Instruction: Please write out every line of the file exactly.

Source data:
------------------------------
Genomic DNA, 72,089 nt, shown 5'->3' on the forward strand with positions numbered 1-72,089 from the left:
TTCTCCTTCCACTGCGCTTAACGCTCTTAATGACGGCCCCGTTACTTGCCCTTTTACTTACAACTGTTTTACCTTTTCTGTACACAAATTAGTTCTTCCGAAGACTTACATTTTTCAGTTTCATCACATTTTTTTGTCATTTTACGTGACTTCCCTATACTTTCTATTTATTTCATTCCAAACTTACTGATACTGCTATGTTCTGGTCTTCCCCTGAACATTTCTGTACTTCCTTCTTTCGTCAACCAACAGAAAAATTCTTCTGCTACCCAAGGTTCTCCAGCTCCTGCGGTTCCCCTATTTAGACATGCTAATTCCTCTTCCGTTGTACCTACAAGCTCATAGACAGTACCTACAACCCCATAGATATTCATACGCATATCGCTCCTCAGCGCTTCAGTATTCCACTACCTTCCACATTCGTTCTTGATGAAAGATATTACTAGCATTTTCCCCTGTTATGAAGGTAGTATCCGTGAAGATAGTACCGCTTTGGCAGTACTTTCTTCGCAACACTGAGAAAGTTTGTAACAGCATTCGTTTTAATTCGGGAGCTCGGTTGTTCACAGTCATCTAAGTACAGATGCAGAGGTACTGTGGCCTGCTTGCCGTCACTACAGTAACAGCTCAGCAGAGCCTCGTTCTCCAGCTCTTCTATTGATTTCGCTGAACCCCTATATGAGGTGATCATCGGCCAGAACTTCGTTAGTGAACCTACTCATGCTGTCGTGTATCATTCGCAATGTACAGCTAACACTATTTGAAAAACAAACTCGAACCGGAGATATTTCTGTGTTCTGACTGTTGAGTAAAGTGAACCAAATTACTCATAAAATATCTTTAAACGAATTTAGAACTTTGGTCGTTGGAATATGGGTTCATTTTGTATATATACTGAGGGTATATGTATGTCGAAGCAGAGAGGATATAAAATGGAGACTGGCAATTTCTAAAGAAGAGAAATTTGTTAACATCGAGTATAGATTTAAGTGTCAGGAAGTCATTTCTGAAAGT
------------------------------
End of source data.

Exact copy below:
Genomic DNA, 72,089 nt, shown 5'->3' on the forward strand with positions numbered 1-72,089 from the left:
TTCTCCTTCCACTGCGCTTAACGCTCTTAATGACGGCCCCGTTACTTGCCCTTTTACTTACAACTGTTTTACCTTTTCTGTACACAAATTAGTTCTTCCGAAGACTTACATTTTTCAGTTTCATCACATTTTTTTGTCATTTTACGTGACTTCCCTATACTTTCTATTTATTTCATTCCAAACTTACTGATACTGCTATGTTCTGGTCTTCCCCTGAACATTTCTGTACTTCCTTCTTTCGTCAACCAACAGAAAAATTCTTCTGCTACCCAAGGTTCTCCAGCTCCTGCGGTTCCCCTATTTAGACATGCTAATTCCTCTTCCGTTGTACCTACAAGCTCATAGACAGTACCTACAACCCCATAGATATTCATACGCATATCGCTCCTCAGCGCTTCAGTATTCCACTACCTTCCACATTCGTTCTTGATGAAAGATATTACTAGCATTTTCCCCTGTTATGAAGGTAGTATCCGTGAAGATAGTACCGCTTTGGCAGTACTTTCTTCGCAACACTGAGAAAGTTTGTAACAGCATTCGTTTTAATTCGGGAGCTCGGTTGTTCACAGTCATCTAAGTACAGATGCAGAGGTACTGTGGCCTGCTTGCCGTCACTACAGTAACAGCTCAGCAGAGCCTCGTTCTCCAGCTCTTCTATTGATTTCGCTGAACCCCTATATGAGGTGATCATCGGCCAGAACTTCGTTAGTGAACCTACTCATGCTGTCGTGTATCATTCGCAATGTACAGCTAACACTATTTGAAAAACAAACTCGAACCGGAGATATTTCTGTGTTCTGACTGTTGAGTAAAGTGAACCAAATTACTCATAAAATATCTTTAAACGAATTTAGAACTTTGGTCGTTGGAATATGGGTTCATTTTGTATATATACTGAGGGTATATGTATGTCGAAGCAGAGAGGATATAAAATGGAGACTGGCAATTTCTAAAGAAGAGAAATTTGTTAACATCGAGTATAGATTTAAGTGTCAGGAAGTCATTTCTGAAAGT